Seminars and Events

Past Events

Category Seminar
Date and Time 2009-09-30 16:00 - 17:00
Venue Seminar Room A7F
Speaker Hong Zhang
Affiliation National Institute of Biological Sciences, Beijing. Beijing, P.R. China
Poster click here to download(PDF)
Host Hitoshi Sawa
Summary Autophagy, the primary intracellular catabolic mechanism for degradation of cytosol or damaged organelles, involves the formation of a double membrane structure, called the autophagosome, which engulfs a portion of the cytoplasm and/or organelles and delivers them to the lysosome for degradation. A basal constitutive level of autophagy has been shown to be required for removing diffuse aggregate-prone proteins and loss of autophagy activity leads to intracellular accumulation of polyubiquitinated protein aggregates, particularly in neurons or hepatocytes. Whether and how the autophagic machinery selectively recognizes and degrades preferential substrates during animal development remains largely unexplained.

Germ P granules are a specialized type of protein aggregate that are maternally contributed and are found exclusively in germ cells in C. elegans. During the early embryonic divisions that generate germ blastomeres, some P granules are left in the cytoplasm destined for the somatic daughter cell and these are quickly disassembled and/or degraded. We demonstrated that aggregate-prone P granule components PGL-1 and PGL-3 that remain in somatic cells are selectively degraded by autophagy. In autophagy mutants, PGL-1 and PGL-3 failed to be removed and formed granules in somatic cells (termed PGL granules). We further showed that the formation and degradation of PGL granules requires the activity of sepa-1. In sepa-1 mutants, PGL granule components are diffusely distributed in the cytoplasm and fail to be eliminated. SEPA-1 forms protein aggregates and is also a preferential target of autophagy. SEPA-1 directly binds to PGL-3 and also to the autophagy protein LGG-1/Atg8. Thus, SEPA-1 functions as a bridging molecule in mediating the specific recognition and degradation of PGL granule components by autophagy.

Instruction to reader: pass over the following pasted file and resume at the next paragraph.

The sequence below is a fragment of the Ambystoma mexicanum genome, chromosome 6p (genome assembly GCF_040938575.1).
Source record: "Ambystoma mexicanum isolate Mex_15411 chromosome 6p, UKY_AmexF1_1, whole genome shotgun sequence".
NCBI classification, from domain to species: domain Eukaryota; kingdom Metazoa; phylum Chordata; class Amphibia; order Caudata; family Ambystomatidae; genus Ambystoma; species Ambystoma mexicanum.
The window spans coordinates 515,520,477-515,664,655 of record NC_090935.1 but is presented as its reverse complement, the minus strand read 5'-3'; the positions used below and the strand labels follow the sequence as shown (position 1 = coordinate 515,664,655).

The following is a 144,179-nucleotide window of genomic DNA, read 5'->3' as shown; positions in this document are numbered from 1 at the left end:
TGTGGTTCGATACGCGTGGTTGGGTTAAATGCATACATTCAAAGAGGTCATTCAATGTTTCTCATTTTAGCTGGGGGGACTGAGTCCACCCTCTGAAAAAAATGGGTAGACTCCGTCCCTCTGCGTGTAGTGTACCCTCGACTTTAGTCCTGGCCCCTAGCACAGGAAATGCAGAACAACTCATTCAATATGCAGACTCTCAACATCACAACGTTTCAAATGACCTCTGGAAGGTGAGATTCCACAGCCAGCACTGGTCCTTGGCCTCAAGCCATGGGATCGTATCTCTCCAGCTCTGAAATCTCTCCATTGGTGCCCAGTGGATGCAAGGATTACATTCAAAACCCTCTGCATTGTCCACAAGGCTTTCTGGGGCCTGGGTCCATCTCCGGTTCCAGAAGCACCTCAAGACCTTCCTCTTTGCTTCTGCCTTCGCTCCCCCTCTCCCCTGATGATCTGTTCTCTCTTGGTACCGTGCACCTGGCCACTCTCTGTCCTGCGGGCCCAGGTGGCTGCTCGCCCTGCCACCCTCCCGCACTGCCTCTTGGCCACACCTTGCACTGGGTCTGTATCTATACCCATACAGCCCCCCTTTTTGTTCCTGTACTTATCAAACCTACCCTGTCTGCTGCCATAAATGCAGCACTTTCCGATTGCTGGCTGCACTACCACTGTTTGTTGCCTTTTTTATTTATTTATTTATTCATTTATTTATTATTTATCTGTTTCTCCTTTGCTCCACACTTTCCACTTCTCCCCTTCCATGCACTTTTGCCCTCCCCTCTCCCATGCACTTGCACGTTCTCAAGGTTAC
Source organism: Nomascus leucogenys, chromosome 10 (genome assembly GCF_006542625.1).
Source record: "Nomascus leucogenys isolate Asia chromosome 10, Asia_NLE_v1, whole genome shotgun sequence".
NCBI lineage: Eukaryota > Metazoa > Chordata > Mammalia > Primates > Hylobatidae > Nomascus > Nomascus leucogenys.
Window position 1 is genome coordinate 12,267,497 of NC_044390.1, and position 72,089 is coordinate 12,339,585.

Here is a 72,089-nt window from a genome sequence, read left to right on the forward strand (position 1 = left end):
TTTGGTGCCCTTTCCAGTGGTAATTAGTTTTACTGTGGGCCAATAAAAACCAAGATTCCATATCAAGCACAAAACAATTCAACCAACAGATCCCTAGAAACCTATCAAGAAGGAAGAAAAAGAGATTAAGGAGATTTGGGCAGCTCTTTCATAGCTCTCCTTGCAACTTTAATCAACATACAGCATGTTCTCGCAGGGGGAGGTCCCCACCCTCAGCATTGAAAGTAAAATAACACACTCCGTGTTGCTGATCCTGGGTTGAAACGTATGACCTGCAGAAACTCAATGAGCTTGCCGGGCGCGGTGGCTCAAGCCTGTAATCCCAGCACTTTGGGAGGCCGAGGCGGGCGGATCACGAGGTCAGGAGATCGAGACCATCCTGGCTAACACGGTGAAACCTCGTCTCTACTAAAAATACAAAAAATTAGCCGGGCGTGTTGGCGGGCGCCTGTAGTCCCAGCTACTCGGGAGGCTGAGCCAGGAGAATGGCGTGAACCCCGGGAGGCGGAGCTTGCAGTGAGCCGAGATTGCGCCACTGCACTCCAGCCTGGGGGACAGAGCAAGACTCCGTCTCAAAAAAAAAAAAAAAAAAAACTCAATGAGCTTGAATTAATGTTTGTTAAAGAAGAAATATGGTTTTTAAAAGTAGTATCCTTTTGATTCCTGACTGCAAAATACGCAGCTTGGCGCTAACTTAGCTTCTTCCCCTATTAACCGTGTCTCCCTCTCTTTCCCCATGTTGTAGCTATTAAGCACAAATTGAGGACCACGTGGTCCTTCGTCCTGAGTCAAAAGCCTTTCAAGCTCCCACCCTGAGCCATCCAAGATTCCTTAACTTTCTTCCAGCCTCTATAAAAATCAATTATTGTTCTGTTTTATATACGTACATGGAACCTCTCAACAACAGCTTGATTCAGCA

The wealth of knowledge about C. elegans developmental biology, including its invariant cell lineage and the availability of powerful experimental tools such as genetic screens for assembling genes into pathways, make the degradation of PGL granules and SEPA-1 aggregates by autophagy a good model for dissecting the autophagic machinery and also for studying selective autophagic degradation of protein aggregates.